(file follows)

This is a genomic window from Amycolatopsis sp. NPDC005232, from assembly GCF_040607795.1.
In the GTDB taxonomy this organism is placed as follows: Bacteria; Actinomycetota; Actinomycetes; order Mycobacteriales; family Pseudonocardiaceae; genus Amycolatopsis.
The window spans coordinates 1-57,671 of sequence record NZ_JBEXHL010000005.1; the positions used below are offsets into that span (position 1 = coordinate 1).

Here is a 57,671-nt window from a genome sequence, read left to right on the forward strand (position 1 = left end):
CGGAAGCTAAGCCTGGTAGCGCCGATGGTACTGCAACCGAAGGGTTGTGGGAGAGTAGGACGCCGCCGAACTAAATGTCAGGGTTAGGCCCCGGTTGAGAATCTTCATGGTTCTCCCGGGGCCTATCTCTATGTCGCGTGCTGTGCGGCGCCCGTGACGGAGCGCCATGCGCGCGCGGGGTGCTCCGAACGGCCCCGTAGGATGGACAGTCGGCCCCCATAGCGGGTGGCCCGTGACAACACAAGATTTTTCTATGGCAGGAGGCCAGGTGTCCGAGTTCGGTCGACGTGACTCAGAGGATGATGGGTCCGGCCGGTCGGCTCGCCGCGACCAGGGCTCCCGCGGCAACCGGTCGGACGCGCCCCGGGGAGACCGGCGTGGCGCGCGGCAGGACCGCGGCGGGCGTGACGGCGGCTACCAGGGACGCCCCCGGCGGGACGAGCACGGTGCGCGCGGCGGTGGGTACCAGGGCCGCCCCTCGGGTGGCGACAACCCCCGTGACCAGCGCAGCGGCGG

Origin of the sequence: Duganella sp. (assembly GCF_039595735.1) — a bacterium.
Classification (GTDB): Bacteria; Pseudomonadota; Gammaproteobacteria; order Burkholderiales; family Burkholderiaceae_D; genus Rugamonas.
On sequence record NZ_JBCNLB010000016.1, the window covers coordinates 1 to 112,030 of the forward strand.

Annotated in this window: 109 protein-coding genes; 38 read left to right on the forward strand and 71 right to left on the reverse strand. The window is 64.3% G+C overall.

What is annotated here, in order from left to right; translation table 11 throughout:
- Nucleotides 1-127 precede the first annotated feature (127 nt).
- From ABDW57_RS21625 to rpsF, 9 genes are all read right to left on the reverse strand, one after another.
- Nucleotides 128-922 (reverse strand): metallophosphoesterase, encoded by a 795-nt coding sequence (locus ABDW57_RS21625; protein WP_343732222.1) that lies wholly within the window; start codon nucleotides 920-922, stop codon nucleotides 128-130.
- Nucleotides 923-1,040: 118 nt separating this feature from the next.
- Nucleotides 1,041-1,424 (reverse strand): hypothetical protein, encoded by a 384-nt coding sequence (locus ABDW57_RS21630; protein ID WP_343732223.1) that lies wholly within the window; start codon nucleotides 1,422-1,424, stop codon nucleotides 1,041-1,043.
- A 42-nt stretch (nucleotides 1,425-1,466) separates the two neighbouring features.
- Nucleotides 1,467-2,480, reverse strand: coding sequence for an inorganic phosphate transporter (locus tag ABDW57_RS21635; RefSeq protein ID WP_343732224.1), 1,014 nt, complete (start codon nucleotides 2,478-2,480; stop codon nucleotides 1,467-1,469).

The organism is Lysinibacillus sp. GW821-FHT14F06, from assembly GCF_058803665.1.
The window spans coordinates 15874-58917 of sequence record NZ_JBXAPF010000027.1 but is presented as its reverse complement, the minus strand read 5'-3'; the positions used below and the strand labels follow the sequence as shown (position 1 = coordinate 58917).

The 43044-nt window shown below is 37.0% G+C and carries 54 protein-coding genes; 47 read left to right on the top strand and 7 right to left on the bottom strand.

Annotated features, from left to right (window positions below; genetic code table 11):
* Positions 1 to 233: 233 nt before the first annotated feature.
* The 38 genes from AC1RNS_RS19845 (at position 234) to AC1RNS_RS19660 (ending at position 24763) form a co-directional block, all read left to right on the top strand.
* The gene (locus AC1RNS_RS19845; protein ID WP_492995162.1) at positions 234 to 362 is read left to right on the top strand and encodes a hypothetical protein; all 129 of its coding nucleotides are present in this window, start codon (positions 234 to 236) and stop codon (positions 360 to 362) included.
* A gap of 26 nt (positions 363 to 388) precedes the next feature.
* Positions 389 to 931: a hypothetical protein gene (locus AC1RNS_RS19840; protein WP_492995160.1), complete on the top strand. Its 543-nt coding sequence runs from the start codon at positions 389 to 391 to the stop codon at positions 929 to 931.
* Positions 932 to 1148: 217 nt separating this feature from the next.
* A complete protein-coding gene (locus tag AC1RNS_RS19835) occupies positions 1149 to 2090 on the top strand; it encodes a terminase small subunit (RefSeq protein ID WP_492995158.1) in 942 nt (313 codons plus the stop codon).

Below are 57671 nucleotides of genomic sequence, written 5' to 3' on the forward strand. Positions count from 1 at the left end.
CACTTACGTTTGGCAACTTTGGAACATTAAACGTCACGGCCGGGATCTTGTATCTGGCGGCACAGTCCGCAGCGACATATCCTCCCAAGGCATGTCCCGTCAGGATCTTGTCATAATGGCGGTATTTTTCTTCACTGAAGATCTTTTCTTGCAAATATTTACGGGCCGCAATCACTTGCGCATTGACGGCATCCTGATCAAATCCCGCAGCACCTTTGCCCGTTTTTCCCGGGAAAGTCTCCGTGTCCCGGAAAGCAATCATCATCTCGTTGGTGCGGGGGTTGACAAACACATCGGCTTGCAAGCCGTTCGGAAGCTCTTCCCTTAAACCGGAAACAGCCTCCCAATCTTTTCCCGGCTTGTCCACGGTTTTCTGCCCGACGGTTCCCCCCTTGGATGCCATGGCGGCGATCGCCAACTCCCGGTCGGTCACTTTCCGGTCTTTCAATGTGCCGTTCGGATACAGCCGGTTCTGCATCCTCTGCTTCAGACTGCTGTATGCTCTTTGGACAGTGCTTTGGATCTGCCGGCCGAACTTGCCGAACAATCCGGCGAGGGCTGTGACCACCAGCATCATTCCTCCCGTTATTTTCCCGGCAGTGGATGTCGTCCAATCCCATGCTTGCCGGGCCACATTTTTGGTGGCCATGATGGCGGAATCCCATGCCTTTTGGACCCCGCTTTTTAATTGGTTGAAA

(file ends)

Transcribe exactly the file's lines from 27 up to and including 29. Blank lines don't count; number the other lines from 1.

* Positions 932 to 1148: 217 nt separating this feature from the next.
* A complete protein-coding gene (locus tag AC1RNS_RS19835) occupies positions 1149 to 2090 on the top strand; it encodes a terminase small subunit (RefSeq protein ID WP_492995158.1) in 942 nt (313 codons plus the stop codon).

Below are 57671 nucleotides of genomic sequence, written 5' to 3' on the forward strand. Positions count from 1 at the left end.